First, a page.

Next Bumps Outlook After Christmas Defies Gloom: The London Rush
High street bellwether Next Plc’s update this morning offers a window for those monitoring the wallets of the British consumer. Despite dire consumer confidence and falling retail sales, the company reported a better than expected Christmas trading period, prompting it to raise its profit outlook. Cautiously optimistic updates from value retailers B&M European Value Retail SA and Greggs Plc also add to the picture that perhaps shoppers are proving more resilient than some predicted. For mo
(Bloomberg) — High street bellwether Next Plc’s update this morning offers a window for those monitoring the wallets of the British consumer. Despite dire consumer confidence and falling retail sales, the company reported a better than expected Christmas trading period, prompting it to raise its profit outlook. Cautiously optimistic updates from value retailers B&M European Value Retail SA and Greggs Plc also add to the picture that perhaps shoppers are proving more resilient than some predicted. For more insight into that, we’ll have to wait for updates from the supermarkets next week.
Here’s the key business news from London this morning:
In the City
Next Plc: The retailer said full price sales over the Christmas period were up 4.8% compared to last year, beating previous guidance of a 2% decline.
- That’s allowed the company to boost their full year profit before tax guidance, although it predicted pretax profit to drop 7.6% to £795 million in fiscal 2024 as cost inflation cuts profitability
B&M European Value Retail S.A.: The discount retailer reported what it described as a “very good performance” in the third quarter across all categories in the UK, with sales in key ranges supporting an improved gross margin.
- The company now expects adjusted Ebitda to be ahead of analyst expectations, coming in between £560 million and £580 million
Greggs Plc: The bakery chain expects its results for this year to be in line with its previous expectations after seasonal favorites like the Festive Bake — and its vegan alternative — proved popular with customers.
- The sausage roll-maker still expects “material cost inflation” this year, but is optimistic about its prospects for 2023
Rishi Sunak’s first speech of the year “tried hard” to address both the concerns of his critics as well as his supporters — and ended up “pleasing nobody,” writes Bloomberg Opinion’s Therese Raphael.
The UK is failing to do enough to improve energy efficiency, which is needed to curb struggling households’ soaring bills, a parliamentary committee found, urging ministers to prioritize upgrading Britain’s leaky housing.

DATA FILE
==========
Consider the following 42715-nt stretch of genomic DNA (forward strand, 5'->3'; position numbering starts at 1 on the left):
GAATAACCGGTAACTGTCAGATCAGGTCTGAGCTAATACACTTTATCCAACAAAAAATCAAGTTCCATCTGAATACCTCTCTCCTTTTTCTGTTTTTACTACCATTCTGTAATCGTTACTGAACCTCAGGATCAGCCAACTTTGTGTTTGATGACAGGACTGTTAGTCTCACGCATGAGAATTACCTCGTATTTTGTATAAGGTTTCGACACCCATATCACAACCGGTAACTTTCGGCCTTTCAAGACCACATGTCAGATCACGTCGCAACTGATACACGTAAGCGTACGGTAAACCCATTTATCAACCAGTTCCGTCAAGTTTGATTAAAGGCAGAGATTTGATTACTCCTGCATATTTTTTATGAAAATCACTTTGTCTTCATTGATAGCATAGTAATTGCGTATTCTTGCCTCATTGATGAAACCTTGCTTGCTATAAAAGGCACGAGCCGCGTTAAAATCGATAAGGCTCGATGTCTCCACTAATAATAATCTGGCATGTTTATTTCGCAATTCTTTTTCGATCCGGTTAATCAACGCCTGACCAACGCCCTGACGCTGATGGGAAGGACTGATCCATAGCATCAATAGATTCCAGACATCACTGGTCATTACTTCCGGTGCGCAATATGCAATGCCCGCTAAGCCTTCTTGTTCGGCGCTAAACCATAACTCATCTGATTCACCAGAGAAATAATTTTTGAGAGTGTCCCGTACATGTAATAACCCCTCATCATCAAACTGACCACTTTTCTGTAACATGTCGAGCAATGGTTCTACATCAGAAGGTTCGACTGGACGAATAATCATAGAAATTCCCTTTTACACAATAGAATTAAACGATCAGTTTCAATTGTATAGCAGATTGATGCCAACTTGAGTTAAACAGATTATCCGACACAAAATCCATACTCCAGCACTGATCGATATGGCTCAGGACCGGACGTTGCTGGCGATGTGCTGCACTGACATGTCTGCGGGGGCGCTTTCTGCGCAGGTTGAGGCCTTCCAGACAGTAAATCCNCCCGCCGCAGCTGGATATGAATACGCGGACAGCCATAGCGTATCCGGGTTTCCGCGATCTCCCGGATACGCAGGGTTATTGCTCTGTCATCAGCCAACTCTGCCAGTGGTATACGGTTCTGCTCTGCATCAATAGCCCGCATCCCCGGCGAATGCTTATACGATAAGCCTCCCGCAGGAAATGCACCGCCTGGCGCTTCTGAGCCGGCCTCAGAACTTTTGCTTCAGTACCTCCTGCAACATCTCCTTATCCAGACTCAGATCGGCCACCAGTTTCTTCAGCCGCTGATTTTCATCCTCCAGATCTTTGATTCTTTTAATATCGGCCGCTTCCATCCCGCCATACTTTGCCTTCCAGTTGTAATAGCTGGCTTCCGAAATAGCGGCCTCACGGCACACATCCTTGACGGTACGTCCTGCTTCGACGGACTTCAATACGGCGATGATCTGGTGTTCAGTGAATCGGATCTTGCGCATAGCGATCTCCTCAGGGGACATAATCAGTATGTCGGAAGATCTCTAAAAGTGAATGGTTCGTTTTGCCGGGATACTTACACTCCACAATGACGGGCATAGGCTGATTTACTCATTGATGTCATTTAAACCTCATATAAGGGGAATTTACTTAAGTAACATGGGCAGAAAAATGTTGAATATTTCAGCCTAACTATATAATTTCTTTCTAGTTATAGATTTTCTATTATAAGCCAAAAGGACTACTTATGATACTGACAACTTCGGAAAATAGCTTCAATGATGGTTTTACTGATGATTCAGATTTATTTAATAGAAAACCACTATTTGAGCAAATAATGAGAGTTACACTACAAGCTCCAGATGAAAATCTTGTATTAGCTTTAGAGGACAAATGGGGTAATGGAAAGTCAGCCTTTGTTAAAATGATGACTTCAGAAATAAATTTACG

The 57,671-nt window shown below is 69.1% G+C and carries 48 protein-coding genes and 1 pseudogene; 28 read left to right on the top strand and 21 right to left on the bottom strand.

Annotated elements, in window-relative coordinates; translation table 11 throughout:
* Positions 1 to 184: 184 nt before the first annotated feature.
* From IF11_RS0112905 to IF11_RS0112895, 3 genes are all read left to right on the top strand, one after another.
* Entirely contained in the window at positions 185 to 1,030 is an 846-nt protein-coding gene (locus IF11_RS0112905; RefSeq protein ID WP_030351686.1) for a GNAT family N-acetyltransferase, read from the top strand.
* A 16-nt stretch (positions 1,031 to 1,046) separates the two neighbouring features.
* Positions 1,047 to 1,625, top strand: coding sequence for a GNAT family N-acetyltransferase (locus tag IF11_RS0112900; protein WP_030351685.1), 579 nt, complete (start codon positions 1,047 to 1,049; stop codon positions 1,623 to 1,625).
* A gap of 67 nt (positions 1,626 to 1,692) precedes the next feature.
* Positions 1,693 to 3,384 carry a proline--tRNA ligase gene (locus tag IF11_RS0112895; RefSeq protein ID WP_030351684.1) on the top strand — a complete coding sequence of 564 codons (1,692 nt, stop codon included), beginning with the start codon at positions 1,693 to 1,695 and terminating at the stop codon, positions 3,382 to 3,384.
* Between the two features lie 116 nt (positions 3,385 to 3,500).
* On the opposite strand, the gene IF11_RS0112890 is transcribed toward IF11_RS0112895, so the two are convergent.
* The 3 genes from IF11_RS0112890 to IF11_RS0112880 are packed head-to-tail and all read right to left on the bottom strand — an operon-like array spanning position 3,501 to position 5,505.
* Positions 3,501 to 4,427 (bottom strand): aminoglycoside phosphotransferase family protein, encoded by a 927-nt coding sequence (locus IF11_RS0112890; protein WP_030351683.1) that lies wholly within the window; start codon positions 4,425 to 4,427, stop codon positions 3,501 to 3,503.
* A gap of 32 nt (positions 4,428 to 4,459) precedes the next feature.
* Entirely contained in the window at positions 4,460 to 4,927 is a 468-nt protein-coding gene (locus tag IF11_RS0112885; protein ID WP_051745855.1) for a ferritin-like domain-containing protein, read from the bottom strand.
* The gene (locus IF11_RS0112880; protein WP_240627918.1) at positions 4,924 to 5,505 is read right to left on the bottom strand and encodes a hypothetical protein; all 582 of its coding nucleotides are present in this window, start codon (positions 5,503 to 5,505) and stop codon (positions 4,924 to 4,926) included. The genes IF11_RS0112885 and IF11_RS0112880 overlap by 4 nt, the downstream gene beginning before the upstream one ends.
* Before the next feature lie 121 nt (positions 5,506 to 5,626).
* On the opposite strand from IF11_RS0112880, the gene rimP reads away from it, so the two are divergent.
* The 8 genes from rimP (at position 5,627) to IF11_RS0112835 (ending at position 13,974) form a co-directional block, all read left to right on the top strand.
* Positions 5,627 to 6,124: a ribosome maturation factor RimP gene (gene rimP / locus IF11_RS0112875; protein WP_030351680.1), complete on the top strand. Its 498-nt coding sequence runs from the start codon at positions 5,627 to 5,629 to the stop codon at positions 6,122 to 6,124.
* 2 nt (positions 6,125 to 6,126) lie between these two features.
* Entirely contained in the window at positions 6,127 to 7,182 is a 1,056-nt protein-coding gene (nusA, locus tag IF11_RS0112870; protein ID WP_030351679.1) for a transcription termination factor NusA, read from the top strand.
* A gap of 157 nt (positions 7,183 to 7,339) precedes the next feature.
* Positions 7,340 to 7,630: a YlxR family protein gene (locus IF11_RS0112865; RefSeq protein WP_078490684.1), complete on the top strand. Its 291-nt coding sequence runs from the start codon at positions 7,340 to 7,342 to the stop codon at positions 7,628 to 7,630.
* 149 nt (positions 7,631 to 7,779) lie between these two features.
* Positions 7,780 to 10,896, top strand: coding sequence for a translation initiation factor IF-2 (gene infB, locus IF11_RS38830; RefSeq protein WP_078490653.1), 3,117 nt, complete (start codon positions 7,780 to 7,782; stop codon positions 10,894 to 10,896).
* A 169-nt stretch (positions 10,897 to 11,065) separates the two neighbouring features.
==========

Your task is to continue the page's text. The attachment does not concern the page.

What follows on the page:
Meanwhile, some of London’s biggest railway stations will be shut today while airports such as Gatwick are also deprived of any train services, as strikes on the network reach a critical peak.
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Automakers had their worst year of UK sales in three decades, with only electric vehicles providing a bright spot.
Ryanair Holdings Plc raised its profit target for the year through March following stronger-than-expected demand during the Christmas travel period. Europe’s biggest discount airline said at the same time it expects to be loss-making in the fourth quarter and that it’s seen a “recent softening in UK outbound and Irish – Prov. UK traffic and pricing.”
Glencore Plc is facing new investor questions over the climate impact of its top performing coal mining unit, ratcheting up pressure on the world’s biggest shipper of the dirtiest fossil fuel.
Finally, pubs and restaurants are cutting their opening hours as staff shortages, high energy costs and wider inflationary pressures take their toll, a British Chambers of Commerce survey showed.
There are no major company updates scheduled for the first Friday of 2023, but investors will likely take a closer look at the final December figures of S&P Global’s survey of UK private sector purchasing managers. The preliminary composite PMI showed signs of resilience in December, suggesting that a recession may not be as deep as feared, according to Bloomberg Economics.
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